If a transaction is found to be anomalous against the preset parameters, it will be flagged to the company for manual intervention. For example, if a company typically sends a payment of $100 to a customer each month and the latest payment instead totals $100,000, the payment would be flagged, paused and the company will then be given the choice to either authorise or reject it. Data-driven services such as this can significantly reduce the number of false positives, which create unnecessary work for banks and their clients.
An industry-wide solution
When fighting fraud, having access to the most reliable data and business intelligence available is vital. Two main sources are currently being leveraged. The first is proprietary data from within an organisation or from their correspondent banking network and the second is wider industry data, from third-party companies.
To push the industry’s fraud defences to the next level, however, greater collaboration is needed to ensure industry data is available to all. Shared data networks present an important opportunity to harness the power of data in a way that protects privacy, while enabling cross-border and cross-sector collaboration to solve shared challenges.
Such collaboration is already well underway, with BNY Mellon currently collaborating with Swift to develop strategies and technology solutions to combat fraud through the potential use of artificial intelligence/machine learning (AI/ML) models and privacy-enhancing technologies (PETs).
Recent innovations in PETs offer new ways to derive intelligence from data owned by multiple parties without violating the respective parties’ privacy and sensitivity controls and without the data leaving its current residence. And as the two parties continue their collaboration, it is expected that the AI/ML models will grow in accuracy and reliability, and, ultimately, deliver additional benefits to our clients.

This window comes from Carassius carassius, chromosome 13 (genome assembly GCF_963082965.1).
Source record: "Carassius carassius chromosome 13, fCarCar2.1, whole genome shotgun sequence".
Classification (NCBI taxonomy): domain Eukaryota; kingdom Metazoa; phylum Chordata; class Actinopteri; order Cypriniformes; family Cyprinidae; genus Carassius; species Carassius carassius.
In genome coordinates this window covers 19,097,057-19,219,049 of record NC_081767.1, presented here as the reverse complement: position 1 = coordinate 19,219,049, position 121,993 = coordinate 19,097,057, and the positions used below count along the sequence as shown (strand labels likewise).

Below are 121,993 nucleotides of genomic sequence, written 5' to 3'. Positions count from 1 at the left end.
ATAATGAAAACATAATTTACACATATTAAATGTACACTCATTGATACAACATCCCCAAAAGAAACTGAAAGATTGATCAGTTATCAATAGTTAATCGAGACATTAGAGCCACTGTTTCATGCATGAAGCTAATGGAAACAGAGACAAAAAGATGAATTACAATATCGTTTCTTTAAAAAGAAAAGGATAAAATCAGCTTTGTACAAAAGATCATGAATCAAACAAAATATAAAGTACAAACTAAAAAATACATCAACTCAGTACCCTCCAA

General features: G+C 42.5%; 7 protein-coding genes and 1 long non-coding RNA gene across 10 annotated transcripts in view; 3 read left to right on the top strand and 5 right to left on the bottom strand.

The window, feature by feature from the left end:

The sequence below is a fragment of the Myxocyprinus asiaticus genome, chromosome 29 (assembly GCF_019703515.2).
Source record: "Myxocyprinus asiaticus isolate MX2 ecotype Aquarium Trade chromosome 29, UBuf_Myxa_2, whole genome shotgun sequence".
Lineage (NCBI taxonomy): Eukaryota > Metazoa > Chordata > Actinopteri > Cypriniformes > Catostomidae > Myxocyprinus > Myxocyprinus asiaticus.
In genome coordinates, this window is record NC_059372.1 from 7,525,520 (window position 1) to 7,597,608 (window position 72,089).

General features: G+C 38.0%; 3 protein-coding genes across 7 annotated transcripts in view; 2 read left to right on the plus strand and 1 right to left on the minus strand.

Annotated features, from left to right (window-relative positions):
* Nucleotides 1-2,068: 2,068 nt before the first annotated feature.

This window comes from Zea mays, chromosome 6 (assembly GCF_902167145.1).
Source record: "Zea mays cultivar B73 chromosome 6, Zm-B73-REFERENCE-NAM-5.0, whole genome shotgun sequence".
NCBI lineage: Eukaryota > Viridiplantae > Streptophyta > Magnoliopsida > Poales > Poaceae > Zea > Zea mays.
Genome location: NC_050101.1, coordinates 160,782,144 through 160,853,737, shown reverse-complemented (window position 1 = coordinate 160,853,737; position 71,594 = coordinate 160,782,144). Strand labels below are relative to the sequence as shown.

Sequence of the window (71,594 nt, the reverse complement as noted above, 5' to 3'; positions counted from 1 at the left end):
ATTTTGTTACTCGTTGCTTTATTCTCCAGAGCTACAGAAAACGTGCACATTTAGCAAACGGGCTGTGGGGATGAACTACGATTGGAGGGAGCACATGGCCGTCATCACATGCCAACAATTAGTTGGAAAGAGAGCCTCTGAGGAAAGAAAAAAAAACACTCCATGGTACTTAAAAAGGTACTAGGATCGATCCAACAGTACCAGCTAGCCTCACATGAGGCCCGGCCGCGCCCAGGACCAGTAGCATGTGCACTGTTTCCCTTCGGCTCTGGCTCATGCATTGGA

In addition, the Federal Reserve has also developed a publicly available FraudClassifier Model, which helps to define the type of fraud that has occurred such that it can be more easily identified, standardised and quantified in the future.
The future fraud wars
The inclusion of smaller institutions and organisations in data-sharing networks will help to level the playing field across the industry and help to create a more robust fraud prevention ecosystem. And it is the investments of larger banks, like BNY Mellon, in building networks – such as those with Swift and the Federal Reserve – that will drive the industry forward on this front.
But while data collaboration between multiple parties would be a ‘slam dunk’ solution, it can only be successful if banks and third-party providers can overcome the data privacy obstacles involved. There are several different approaches to solving this challenge – from sharing without the data leaving its residence or masking the source of the data, to creating a decentralised data-sharing network using distributed ledger technology or using double-blind machine learning frameworks.
Yet while several of these key questions remain, it is likely that the future fraud wars will be fought with a combination of standardisation and interoperability. It is this approach, centred around collaboration, that will help to minimise vulnerabilities for fraudsters to exploit.